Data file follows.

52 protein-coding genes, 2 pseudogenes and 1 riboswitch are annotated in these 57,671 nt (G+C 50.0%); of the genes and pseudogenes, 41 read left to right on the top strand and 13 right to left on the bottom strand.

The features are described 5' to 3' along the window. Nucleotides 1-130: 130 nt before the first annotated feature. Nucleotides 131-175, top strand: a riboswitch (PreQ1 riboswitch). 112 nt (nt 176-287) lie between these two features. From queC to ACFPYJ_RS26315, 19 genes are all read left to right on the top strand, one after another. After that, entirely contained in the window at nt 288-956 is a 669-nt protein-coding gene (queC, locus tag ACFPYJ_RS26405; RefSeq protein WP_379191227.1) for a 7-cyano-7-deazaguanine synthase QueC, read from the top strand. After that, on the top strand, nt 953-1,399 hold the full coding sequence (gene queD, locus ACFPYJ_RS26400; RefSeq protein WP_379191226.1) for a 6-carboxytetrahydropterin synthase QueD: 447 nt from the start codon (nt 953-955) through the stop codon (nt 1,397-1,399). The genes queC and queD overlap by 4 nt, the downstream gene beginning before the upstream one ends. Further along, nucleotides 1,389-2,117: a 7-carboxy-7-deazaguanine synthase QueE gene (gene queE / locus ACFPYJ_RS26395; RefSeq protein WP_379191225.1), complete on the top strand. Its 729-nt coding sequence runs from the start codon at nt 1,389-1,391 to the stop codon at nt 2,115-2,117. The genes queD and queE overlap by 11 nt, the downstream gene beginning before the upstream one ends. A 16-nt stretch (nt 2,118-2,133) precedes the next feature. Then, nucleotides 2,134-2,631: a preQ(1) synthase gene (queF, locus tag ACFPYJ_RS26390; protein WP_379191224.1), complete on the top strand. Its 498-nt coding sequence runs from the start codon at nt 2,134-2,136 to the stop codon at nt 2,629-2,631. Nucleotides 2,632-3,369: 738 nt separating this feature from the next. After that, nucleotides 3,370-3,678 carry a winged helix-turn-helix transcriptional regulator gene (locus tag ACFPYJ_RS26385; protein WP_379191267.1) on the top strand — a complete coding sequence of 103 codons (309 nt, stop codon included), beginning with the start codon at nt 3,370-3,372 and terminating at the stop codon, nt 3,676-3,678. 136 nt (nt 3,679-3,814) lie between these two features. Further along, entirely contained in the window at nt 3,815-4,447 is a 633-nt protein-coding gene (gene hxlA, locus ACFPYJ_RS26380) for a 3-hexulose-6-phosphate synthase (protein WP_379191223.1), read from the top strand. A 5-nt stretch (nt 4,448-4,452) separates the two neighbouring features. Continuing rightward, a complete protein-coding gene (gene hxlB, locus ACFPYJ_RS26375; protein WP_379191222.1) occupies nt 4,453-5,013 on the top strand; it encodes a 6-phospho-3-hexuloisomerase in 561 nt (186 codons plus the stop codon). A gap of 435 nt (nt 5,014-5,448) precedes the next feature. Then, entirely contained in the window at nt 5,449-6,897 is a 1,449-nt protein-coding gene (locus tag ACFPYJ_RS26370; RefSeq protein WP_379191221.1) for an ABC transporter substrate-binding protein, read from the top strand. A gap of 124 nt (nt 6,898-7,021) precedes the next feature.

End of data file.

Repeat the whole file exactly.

52 protein-coding genes, 2 pseudogenes and 1 riboswitch are annotated in these 57,671 nt (G+C 50.0%); of the genes and pseudogenes, 41 read left to right on the top strand and 13 right to left on the bottom strand.

The features are described 5' to 3' along the window. Nucleotides 1-130: 130 nt before the first annotated feature. Nucleotides 131-175, top strand: a riboswitch (PreQ1 riboswitch). 112 nt (nt 176-287) lie between these two features. From queC to ACFPYJ_RS26315, 19 genes are all read left to right on the top strand, one after another. After that, entirely contained in the window at nt 288-956 is a 669-nt protein-coding gene (queC, locus tag ACFPYJ_RS26405; RefSeq protein WP_379191227.1) for a 7-cyano-7-deazaguanine synthase QueC, read from the top strand. After that, on the top strand, nt 953-1,399 hold the full coding sequence (gene queD, locus ACFPYJ_RS26400; RefSeq protein WP_379191226.1) for a 6-carboxytetrahydropterin synthase QueD: 447 nt from the start codon (nt 953-955) through the stop codon (nt 1,397-1,399). The genes queC and queD overlap by 4 nt, the downstream gene beginning before the upstream one ends. Further along, nucleotides 1,389-2,117: a 7-carboxy-7-deazaguanine synthase QueE gene (gene queE / locus ACFPYJ_RS26395; RefSeq protein WP_379191225.1), complete on the top strand. Its 729-nt coding sequence runs from the start codon at nt 1,389-1,391 to the stop codon at nt 2,115-2,117. The genes queD and queE overlap by 11 nt, the downstream gene beginning before the upstream one ends. A 16-nt stretch (nt 2,118-2,133) precedes the next feature. Then, nucleotides 2,134-2,631: a preQ(1) synthase gene (queF, locus tag ACFPYJ_RS26390; protein WP_379191224.1), complete on the top strand. Its 498-nt coding sequence runs from the start codon at nt 2,134-2,136 to the stop codon at nt 2,629-2,631. Nucleotides 2,632-3,369: 738 nt separating this feature from the next. After that, nucleotides 3,370-3,678 carry a winged helix-turn-helix transcriptional regulator gene (locus tag ACFPYJ_RS26385; protein WP_379191267.1) on the top strand — a complete coding sequence of 103 codons (309 nt, stop codon included), beginning with the start codon at nt 3,370-3,372 and terminating at the stop codon, nt 3,676-3,678. 136 nt (nt 3,679-3,814) lie between these two features. Further along, entirely contained in the window at nt 3,815-4,447 is a 633-nt protein-coding gene (gene hxlA, locus ACFPYJ_RS26380) for a 3-hexulose-6-phosphate synthase (protein WP_379191223.1), read from the top strand. A 5-nt stretch (nt 4,448-4,452) separates the two neighbouring features. Continuing rightward, a complete protein-coding gene (gene hxlB, locus ACFPYJ_RS26375; protein WP_379191222.1) occupies nt 4,453-5,013 on the top strand; it encodes a 6-phospho-3-hexuloisomerase in 561 nt (186 codons plus the stop codon). A gap of 435 nt (nt 5,014-5,448) precedes the next feature. Then, entirely contained in the window at nt 5,449-6,897 is a 1,449-nt protein-coding gene (locus tag ACFPYJ_RS26370; RefSeq protein WP_379191221.1) for an ABC transporter substrate-binding protein, read from the top strand. A gap of 124 nt (nt 6,898-7,021) precedes the next feature.